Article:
Cockpit Crew Blog

4 Benefits of Agile Product Development in the Medical Device Industry

Agile is an umbrella term for several iterative and incremental software development methodologies. Each one is unique in its approach; however, they all share a common set of core values which incorporate continuous feedback, planning, testing, and integration of the project and software used to facilitate the this process. It is, simply, a way to organize information efficiently when developing a product. It can be applied to product development outside of software as well.

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UMass Lowell’s 6th Biomanufacturing Summit 2017

Cognition was excited to co-sponsor UMass Lowell’s 6th Biomanufacturing Summit 2017 with industry giants and leaders such as Merck, Pfizer, Shire, Biogen, and FDA. The event was located at the elegant University of Massachusetts Club at One Beacon Street in Boston--the views were breathtaking, some of the best in the city. President and CEO of the Massachusetts Life Sciences Center, Travis McCready, kicked off the event with gusto.

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Epinephrine Auto-Injectors, What a mess!

With events like big price hikes and major recalls, the recent industry news for epinephrine auto-injectors is messy. Although only so much is possible while dealing with the politics of the industry, some of these issues could potentially be alleviated in the early stages of development when prices could be reduced and recalls prevented more easily. Otherwise, the consequences can be harsh.

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The Global Unique Device Identification Database (GUDID)

FDA is establishing a unique device identification system to adequately identify medical devices through their distribution and use,” according to the FDA’s website. It is currently in the middle of a seven year undertaking, which started in 2013 and is expected to end in September 2020, called the FDA Global Unique Device Identification Database (GUDID). It is an endeavor to mitigate clinical error and risk, while also yielding better data for a more robust post-market surveillance system. GUDID would also make product recalls more efficient in being able to pinpoint exactly the devices that went awry.

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Can your DNA affect the healthcare Industry? It just might...

What is DNA? Deoxyribonucleic acid (DNA) is a molecule that carries most of the genetic instructions used in the growth, development, functioning,[DMC1]  and reproduction of all known living organisms and many viruses. DNA forms chromosomes; each person has 23 pairs of these. These chromosomes make people who they are. It will decide what hair, eye, and skin color a person is, how their body is shaped, and all the other things which make people individuals.

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Three biological parents? So what?

Having three biological parents probably sounds out of the ordinary to society, but the idea might not be so unheard of with mitochondrial transplants. There have been claims against its safety, claims against its efficacy, even claims to say it is the next step towards eugenics. First, a brief explanation of what is happening. These are mitochondrial transplants for people with mitochondrial disease, which is when the mitochondria are unable to supply enough energy to the nucleus. This can cause many problems.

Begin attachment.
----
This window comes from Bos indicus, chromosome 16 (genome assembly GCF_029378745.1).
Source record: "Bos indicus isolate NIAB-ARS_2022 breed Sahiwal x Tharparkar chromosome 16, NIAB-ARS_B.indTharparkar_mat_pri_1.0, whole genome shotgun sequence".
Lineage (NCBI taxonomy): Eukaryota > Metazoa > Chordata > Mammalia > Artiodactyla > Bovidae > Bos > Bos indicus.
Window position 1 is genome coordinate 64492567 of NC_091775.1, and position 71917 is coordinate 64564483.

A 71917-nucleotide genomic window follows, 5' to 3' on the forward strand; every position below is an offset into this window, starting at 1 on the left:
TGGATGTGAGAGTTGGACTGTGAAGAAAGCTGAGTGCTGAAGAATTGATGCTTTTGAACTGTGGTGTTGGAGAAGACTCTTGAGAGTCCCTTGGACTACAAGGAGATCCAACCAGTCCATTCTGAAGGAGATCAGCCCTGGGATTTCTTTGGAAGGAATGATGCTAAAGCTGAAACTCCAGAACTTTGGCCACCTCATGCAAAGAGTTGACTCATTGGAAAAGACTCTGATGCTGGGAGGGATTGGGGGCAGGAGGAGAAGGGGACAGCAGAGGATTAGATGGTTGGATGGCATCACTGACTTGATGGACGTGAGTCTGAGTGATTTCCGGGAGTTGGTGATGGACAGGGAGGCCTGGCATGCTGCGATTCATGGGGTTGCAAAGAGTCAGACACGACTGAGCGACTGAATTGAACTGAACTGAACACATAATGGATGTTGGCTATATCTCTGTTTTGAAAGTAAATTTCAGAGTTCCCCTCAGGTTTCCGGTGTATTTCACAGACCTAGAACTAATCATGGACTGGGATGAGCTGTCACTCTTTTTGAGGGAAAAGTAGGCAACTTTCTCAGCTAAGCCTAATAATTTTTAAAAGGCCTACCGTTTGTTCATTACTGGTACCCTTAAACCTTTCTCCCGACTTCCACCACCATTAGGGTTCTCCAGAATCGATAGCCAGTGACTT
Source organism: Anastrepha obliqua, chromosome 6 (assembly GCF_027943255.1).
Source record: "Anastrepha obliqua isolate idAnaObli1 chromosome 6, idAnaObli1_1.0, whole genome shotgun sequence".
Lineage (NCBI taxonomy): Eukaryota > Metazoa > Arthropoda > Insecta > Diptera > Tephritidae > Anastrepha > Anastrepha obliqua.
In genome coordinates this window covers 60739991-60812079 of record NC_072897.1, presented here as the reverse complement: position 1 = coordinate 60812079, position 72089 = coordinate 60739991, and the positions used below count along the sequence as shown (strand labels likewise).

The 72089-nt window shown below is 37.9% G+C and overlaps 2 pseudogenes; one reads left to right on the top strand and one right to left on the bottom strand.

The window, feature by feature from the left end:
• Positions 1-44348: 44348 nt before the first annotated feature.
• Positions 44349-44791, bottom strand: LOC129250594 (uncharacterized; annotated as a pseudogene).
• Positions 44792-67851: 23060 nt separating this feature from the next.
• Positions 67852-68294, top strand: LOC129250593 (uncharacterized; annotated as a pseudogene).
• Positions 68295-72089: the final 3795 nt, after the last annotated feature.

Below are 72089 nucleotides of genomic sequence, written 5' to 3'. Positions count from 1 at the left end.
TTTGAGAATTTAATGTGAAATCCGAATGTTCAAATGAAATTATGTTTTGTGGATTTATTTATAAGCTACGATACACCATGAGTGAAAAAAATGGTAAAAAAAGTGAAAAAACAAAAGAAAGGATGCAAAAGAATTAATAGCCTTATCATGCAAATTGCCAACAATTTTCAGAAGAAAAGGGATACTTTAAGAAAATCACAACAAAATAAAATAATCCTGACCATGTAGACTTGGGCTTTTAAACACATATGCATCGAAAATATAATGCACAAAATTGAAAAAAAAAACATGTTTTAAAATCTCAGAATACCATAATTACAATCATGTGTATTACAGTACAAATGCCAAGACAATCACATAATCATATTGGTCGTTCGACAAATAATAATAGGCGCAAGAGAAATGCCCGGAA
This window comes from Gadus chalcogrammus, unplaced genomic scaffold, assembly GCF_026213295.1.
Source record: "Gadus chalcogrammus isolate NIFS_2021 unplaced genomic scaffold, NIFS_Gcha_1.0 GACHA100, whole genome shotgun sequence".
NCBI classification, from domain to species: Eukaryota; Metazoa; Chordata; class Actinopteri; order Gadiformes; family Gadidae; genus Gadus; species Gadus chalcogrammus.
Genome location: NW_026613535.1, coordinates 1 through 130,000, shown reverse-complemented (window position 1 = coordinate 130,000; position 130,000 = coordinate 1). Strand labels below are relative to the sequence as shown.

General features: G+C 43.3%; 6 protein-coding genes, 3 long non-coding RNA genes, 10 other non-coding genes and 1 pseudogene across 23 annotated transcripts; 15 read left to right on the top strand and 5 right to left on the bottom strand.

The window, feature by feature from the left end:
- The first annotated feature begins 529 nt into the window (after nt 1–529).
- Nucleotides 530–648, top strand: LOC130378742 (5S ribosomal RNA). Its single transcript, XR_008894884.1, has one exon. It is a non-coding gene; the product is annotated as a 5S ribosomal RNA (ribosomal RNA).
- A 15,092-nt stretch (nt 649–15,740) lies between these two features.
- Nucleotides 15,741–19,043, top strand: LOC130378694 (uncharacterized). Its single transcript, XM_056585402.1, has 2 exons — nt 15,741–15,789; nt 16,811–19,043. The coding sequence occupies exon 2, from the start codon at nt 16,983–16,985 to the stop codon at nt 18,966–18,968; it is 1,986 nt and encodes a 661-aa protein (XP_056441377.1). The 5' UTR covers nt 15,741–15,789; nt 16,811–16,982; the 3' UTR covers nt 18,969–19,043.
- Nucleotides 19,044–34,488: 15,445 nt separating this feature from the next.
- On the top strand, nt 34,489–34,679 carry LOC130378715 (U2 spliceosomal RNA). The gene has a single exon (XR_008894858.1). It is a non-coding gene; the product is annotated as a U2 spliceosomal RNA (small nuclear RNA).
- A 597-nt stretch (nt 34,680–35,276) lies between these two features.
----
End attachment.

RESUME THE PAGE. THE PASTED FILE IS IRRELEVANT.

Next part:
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Quality or Carelessness?

“It typically takes 20 to 40 years or more for scientific discoveries to trickle down to benefit human lives in a meaningful way… This is unacceptable.” - Sandra Bond Chapman, founder and director of the Center for BrainHealth at the University of Texas  

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21 CFR 820.30 for Dummies (i.e. Me)

21 CFR 820.30 is the bread and butter of the medical device world. It governs over all Class II and III devices and a handful of Class I devices. FDA classifies devices based on the associated risk. There are three categories: Class I, Class II and Class III. Dental floss is Class I because it is low risk. A condom is Class II because there needs to be reasonable assurance of its safety and effectiveness. Class III are the highest risk devices, such as a replacement heart valve.

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The Power of Cockpit: Talking 820.30 Design Controls

We’ve built several templates for a particular client to track device design from user needs, to design outputs, to validation. The customer has many standard operating procedure documents that they must follow. We built each of these documents into Cockpit™. The user logs into Cockpit then navigates to the document they care about (user needs, design inputs, design outputs, etc.). Once at the document, Cockpit provides a GUI where the user can see the document as a whole or select from a choice of views. These views provide the user with different options or actions to do work. The user can see traceability, enter new data, and connect different needs to design inputs and design outputs including verification and validation items, just to name a few options.

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